• that could get men aroused.

    能讓男人興奮的。

  • Back then, men in the town of New Haven were forced to wear a hat on Saturday and shave

    那時候,紐黑文鎮的男人們被迫在週六戴上帽子,然後刮鬍子。

  • off all the hair that remained under the brim of the hat.

    脫掉帽簷下殘留的所有頭髮。

  • If they didn't have a hat, they had to wear half a pumpkin shell.

    如果他們沒有帽子,就得戴上半個南瓜殼。

  • That is why they were sometimes calledpumpkin heads”.

    所以有時他們被稱為 "南瓜頭"。

  • According to Reverend Samuel Peters in hisGeneral History of Connecticut”, one

    根據塞繆爾-彼得斯牧師在他的《康涅狄格州通史》中的記載,有一

  • of the reasons why they had to cut their hair wassuch persons as have lost their ears

    他們不得不剪髮的原因是 "失去耳朵的人"。

  • for heresy, and other wickedness, cannot conceal their misfortune and disgrace.”

    因為異端和其他惡行,無法掩蓋他們的不幸和恥辱。"

  • Hearing that, you have to wonder just how common ear-cropping was.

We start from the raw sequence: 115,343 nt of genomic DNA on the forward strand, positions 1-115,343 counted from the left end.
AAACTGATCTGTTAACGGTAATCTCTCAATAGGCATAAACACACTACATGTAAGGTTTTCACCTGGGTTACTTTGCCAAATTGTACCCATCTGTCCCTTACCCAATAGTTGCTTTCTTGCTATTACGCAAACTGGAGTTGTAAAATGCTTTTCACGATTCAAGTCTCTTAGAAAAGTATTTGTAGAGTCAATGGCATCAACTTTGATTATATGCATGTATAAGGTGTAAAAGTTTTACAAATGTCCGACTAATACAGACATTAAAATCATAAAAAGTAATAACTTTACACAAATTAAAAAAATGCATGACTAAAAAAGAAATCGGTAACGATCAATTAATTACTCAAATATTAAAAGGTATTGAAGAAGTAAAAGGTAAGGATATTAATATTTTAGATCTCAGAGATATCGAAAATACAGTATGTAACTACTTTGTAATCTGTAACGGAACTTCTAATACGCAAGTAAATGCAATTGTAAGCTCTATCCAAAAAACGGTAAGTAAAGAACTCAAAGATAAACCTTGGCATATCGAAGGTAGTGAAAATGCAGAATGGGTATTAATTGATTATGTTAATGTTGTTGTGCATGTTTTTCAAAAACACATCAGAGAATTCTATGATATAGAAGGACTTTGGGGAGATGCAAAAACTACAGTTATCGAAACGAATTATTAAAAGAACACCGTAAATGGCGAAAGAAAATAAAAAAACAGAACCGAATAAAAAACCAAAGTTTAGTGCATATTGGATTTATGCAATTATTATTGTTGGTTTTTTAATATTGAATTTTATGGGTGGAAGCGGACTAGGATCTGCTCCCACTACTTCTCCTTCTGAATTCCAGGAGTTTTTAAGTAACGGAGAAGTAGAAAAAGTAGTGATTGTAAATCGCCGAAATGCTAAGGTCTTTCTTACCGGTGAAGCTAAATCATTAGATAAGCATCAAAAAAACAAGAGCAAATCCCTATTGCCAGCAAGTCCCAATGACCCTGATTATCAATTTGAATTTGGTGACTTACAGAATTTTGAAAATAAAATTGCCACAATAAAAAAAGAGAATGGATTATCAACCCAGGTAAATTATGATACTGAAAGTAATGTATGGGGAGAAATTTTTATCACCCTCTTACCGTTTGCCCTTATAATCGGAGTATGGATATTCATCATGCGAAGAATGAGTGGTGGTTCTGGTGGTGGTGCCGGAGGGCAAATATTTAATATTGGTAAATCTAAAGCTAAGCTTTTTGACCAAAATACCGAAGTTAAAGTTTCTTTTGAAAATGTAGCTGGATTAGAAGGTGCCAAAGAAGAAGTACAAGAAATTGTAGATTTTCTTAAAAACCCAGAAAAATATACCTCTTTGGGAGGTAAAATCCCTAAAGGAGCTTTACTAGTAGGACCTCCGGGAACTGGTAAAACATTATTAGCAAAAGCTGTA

聽了這話,你不得不感嘆,掏耳朵到底有多普遍。

  • As far as we can see, branding and ear-cropping didn't completely die out in the US until

    就我們所見,品牌和掏耳在美國一直到現在都沒有完全消亡。

  • around 1850, and much of the time it was slaves who were the victims of the punishment.

    1850年前後,很多時候是奴隸成為懲罰的受害者。

  • Louisiana, for instance, had something called the Black Code or Code Noir.

    比如路易斯安那州就有一種叫黑碼或黑碼的東西。

  • This law made it possible for slave owners to brand or crop the ears of slaves who had

    該法規定,奴隸主可以對有以下行為的奴隸進行烙印或割耳。

  • run away.

    逃跑。

  • It seems these days the only victims of such barbarity are some family pets.

    如今看來,這種野蠻行為的受害者只有一些家庭寵物。

  • Now you need to watch, “The Catherine Wheel - Worst Punishments In The History of Mankind.”

    現在你需要看,"凱瑟琳輪--人類歷史上最糟糕的懲罰"。

  • Or, have a look at...

    或者,看看...

April 23, 1771, some people were sitting around reading news articles published by theEssex

1771年4月23日,一些人正圍坐在一起閱讀《埃塞克斯報》發表的新聞文章。

字幕與單字
自動翻譯

影片操作 你可以在這邊進行「影片」的調整,以及「字幕」的顯示

B1 中級 中文 耳朵 枕頭 法律 鼻子 發現 國王

割耳--人類歷史上最嚴重的懲罰措施。 (Cropping of Ears - Worst Punishments in the History of Mankind)

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    Summer 發佈於 2021 年 04 月 14 日